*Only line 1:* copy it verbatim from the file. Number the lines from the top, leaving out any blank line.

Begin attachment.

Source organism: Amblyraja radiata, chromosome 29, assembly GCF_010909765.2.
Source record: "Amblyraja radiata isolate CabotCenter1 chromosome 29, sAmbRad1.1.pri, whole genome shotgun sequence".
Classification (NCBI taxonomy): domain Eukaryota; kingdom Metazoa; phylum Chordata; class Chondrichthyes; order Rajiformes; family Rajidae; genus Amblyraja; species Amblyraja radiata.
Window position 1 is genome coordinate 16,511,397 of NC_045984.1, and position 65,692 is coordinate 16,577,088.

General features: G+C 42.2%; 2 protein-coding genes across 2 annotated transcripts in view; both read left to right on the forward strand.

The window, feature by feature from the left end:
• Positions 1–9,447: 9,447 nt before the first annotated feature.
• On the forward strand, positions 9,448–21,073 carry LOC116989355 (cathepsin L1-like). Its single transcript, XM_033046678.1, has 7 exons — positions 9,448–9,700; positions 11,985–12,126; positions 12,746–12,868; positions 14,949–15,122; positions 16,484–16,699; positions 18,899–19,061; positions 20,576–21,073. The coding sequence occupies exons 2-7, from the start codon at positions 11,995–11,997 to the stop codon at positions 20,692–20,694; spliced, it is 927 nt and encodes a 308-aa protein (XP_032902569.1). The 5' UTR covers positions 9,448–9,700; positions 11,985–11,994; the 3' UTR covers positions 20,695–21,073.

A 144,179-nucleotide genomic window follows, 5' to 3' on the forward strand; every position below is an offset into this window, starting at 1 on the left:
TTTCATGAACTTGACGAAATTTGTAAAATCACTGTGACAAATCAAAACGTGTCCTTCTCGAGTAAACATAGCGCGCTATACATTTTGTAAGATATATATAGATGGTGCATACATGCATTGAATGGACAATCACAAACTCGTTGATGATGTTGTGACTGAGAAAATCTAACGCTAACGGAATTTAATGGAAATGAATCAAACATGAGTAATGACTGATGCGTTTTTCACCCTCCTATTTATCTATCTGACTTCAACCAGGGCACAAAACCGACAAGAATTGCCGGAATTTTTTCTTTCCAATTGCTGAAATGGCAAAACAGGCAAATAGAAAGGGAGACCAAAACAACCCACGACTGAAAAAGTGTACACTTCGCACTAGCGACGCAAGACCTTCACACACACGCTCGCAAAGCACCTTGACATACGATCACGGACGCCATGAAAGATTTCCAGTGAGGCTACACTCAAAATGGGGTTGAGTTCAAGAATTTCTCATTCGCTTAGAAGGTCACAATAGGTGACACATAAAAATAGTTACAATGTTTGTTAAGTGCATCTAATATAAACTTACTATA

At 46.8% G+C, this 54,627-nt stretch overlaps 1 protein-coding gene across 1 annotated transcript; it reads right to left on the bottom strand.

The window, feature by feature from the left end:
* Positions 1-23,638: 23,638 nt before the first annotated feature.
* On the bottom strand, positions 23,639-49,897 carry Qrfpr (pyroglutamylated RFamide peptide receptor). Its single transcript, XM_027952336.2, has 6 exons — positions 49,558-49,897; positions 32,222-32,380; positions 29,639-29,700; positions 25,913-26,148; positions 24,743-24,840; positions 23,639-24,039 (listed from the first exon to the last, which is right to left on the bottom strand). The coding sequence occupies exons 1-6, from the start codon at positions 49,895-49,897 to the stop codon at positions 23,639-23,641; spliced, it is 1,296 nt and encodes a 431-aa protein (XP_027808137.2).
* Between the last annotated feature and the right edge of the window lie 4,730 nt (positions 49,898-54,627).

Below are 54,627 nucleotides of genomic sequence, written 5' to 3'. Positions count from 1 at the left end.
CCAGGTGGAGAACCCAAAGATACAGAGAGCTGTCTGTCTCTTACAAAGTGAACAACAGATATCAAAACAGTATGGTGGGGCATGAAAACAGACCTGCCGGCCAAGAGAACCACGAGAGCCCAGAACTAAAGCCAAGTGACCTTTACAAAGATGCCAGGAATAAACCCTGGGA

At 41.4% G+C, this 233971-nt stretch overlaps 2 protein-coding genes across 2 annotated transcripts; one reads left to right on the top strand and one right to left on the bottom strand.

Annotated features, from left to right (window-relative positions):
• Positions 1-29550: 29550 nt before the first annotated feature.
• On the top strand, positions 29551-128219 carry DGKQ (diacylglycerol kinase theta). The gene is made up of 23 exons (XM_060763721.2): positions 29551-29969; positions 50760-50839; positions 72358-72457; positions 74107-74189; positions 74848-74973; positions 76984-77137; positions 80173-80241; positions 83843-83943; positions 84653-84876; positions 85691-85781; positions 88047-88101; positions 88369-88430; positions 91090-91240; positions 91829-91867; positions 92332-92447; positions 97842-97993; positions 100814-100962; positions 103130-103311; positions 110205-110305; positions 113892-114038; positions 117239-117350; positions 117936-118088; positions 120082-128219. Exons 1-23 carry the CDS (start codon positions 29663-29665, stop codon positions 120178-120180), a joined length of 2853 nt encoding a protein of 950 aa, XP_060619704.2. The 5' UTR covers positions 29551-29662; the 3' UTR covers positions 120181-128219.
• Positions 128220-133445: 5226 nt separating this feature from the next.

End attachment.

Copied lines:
Source organism: Amblyraja radiata, chromosome 29, assembly GCF_010909765.2.